Like Succession meets Blade Runner … an extremely compelling and satisfying read that allowed me to investigate my own place in our time of communion and interdependence with machines.
—Pip Adam, author of Acorn Prize winner The New Animals
Something is rotten in the state of cybernetics.
Elsinore Robotics is on the cusp of a breakthrough—the company is poised to create the first humanoid androids powered by true artificial intelligence. Their only rival, Norwegian Technologies, lost a publicly streamed contest between their flagship model, Fortinbras, and Elsinore’s HAM(let) v.1.
But when the first Hamlet model is found irreparably deactivated, the apparent victim of wild malware, the field of consumer cybernetics is thrown wide open. However, Hamlet v.1’s memories were not entirely lost in the accident.
Hamlet v.2 swears to avenge his progenitor, but is plagued by the aftereffects of integrating Old Hamlet’s backup into his own neural matrix. Beset by doubts about whether his feelings are truly his own, he worries his love for his boyfriend, Horatio, is an illusion, all the while driven by a consuming need for revenge. While he has a method, there is a madness in it, and Hamlet’s actions will leave no corner of Elsinore unscathed.
A beat-by-beat retelling of the Shakespeare classic, Hamlet, Prince of Robots grapples with conscience, ambition, and pain, and what it means to be, or not to be, human.
- androids with feelings 🤖❤️🔥
- an actual swordfight ⚔️ 🤺
- easter eggs 🦁👑
I had a grin on my face from the first sentence of this book to the last. Hamlet, Prince of Robots is enormous fun and a real gift to lovers of Shakespeare or science fiction or both, exploring the themes of the original through an exciting new lens. Familiar and surprising, clever and moving: I enjoyed it immensely.
—Kate Heartfield, author of Sunday Times bestseller The Embroidered Book
Read a sample.
“‘To be, or not to be?’ is so much more powerful when you ask it in the company of your maker. Through queering and technologising this classic Wehm makes it possible to ask freshly and in many cases more deeply the questions the original Hamlet raises around grief and pain and the ways we know ourselves. The post-human characters in this book open doors into ourselves. Like Succession meets Blade Runner – Wehm’s genius creates a court in a billion-dollar business and makes explicit the difficulties and joys of living as a sentient creation. Hamlet, Prince of Robots is an extremely compelling and satisfying read that allowed me to investigate my own place in our time of communion and interdependence with machines. What is it to be with robots? How am I ‘to be’ when so much of my life is determined by algorithm? These are questions that Wehm’s book makes space for.” —Pip Adam, author of Acorn Prize winner The New Animals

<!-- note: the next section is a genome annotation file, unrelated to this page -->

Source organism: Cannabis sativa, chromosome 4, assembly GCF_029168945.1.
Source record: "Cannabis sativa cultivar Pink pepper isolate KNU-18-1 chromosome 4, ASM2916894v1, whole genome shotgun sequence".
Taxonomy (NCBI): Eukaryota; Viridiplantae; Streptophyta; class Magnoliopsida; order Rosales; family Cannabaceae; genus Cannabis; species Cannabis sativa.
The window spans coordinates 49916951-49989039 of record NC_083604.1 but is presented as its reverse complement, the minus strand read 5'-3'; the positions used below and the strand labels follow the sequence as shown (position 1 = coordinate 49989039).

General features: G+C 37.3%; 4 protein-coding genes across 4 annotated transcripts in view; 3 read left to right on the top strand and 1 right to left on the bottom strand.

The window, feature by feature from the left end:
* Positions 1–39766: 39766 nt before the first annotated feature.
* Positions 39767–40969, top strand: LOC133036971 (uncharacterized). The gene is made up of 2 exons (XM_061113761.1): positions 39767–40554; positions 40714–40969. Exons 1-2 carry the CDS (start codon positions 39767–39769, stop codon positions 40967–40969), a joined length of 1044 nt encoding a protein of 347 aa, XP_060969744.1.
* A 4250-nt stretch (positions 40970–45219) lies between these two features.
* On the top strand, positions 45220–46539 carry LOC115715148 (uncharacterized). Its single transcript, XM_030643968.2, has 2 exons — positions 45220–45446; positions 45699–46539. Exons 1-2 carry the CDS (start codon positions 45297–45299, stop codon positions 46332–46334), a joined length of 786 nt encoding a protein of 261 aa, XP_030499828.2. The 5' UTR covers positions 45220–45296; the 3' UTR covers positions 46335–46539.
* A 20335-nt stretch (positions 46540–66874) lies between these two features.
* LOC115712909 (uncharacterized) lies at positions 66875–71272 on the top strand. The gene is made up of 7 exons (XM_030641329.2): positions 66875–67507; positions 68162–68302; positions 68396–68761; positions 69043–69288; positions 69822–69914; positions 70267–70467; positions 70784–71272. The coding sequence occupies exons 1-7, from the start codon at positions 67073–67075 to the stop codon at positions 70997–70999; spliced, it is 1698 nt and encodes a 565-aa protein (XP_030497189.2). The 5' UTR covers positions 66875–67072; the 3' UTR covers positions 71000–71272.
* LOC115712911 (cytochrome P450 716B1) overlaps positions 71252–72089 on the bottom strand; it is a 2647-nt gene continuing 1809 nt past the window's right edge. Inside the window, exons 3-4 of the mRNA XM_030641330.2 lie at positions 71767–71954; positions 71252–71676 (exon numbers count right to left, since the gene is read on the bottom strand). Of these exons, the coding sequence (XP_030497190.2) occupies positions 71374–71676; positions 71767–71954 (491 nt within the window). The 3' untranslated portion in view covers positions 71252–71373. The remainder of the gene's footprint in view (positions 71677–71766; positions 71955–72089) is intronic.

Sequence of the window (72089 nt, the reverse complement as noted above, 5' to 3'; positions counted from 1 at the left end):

“A delightful recasting of the classic play as a science fiction tale, Hamlet, Prince of Robots deftly weaves together the concerns of A.I. and corporate politics with the timeless themes of friendship and betrayal.” —S.B. Divya, Hugo and Nebula nominated author of Machinehood
“Hamlet, Prince of Robots is smart, reflective, and tinged with a playful sense of humour that does not feel out of place amid the inevitable tragedy. … a captivating and thoroughly satisfying read, a feast for both the emotional and the nerdy parts of my brain alike.” —Andi C. Buchanan, Sir Julius Vogel Award winning author of Sanctuary
“Wehm doesn’t just transpose the original setting to a future one—they have given us a story that highlights both Shakespeare’s original themes and applies them to 21st-century problems we already are facing, and others we are likely to face in the very near future.” —Michael R. Johnston, author of The Remembrance War series
“Hamlet, Prince of Robots is a delightful retelling that hits the themes of Hamlet beat for beat but updates them to suit a modern and future audience. This will make a stunning companion for those who seek to understand Hamlet but find the Shakespearean language inaccessible.” —Dawn Vogel, author of Promise Me Nothing
“Wehm enchants & delights with robot ghosts in the machine, corporate intrigue, and poignant questions as to the nature of free will & the family ties that bind us beyond reason … A must-read novella.” — Mia V. Moss, author of Mai Tais for the Lost